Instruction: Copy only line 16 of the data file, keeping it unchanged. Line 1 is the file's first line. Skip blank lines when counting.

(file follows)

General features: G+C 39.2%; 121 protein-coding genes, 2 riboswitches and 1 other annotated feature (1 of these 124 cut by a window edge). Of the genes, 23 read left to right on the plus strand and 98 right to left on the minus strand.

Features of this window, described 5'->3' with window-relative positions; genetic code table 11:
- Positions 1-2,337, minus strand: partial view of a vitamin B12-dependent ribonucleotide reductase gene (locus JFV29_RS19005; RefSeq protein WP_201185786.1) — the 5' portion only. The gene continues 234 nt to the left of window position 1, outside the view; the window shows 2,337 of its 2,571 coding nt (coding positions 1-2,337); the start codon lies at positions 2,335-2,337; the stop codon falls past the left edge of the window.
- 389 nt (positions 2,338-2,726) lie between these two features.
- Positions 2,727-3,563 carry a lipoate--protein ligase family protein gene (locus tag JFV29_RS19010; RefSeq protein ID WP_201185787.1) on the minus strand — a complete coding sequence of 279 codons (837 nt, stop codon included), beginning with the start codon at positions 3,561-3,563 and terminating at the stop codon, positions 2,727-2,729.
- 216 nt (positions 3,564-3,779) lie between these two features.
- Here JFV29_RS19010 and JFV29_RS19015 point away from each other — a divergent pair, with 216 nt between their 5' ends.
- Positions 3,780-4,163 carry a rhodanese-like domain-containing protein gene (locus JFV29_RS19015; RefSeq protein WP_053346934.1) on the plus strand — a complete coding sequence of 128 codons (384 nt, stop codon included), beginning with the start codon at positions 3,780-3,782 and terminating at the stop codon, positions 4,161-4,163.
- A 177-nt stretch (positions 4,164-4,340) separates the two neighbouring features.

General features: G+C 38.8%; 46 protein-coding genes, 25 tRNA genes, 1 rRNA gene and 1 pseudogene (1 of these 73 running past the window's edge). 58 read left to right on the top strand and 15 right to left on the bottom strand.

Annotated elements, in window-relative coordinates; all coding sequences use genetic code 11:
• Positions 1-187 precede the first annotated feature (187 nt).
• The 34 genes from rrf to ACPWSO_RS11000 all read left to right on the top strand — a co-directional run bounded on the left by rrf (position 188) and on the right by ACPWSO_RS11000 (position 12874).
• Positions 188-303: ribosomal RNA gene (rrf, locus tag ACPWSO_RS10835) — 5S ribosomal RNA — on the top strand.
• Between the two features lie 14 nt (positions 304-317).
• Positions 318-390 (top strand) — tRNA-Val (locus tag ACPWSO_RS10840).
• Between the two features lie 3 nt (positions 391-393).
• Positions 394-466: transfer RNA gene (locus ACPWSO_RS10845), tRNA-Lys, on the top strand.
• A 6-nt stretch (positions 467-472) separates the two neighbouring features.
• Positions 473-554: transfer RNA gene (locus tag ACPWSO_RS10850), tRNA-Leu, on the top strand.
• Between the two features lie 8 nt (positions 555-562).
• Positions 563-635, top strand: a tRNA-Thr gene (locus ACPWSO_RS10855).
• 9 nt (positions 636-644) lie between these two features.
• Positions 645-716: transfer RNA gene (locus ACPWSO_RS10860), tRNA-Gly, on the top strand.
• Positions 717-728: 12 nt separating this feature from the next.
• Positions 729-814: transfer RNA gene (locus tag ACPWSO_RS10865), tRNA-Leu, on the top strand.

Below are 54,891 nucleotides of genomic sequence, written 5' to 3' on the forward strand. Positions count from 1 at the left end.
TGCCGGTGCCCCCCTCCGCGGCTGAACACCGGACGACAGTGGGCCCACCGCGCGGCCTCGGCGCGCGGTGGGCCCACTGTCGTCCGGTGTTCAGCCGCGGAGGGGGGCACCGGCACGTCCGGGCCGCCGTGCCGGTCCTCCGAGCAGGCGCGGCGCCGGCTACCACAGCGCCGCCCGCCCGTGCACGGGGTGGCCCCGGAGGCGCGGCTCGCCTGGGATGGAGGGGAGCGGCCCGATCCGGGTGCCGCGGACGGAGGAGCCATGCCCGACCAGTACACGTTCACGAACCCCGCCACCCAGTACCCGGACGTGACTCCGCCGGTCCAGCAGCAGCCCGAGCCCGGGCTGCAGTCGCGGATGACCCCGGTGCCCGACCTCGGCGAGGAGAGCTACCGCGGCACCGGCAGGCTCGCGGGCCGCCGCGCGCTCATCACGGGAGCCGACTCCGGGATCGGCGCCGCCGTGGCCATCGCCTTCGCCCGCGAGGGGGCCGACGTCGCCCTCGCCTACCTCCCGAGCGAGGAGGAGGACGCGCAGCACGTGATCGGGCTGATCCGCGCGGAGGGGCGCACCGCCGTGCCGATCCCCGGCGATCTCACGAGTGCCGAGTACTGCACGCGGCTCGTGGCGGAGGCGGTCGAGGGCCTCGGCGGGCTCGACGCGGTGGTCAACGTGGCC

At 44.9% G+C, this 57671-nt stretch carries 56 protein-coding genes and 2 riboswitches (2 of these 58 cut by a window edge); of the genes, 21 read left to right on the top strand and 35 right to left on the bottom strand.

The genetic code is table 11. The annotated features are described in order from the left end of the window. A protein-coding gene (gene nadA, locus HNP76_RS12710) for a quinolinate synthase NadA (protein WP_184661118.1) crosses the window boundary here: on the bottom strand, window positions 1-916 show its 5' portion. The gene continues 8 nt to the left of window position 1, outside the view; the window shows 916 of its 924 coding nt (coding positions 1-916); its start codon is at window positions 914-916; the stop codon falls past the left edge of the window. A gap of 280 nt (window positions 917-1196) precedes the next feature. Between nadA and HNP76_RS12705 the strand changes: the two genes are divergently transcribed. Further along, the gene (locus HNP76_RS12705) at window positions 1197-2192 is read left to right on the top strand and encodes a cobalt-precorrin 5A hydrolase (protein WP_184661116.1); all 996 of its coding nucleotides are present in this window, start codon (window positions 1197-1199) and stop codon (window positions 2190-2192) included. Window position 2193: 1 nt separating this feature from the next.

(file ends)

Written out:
• Positions 318-390 (top strand) — tRNA-Val (locus tag ACPWSO_RS10840).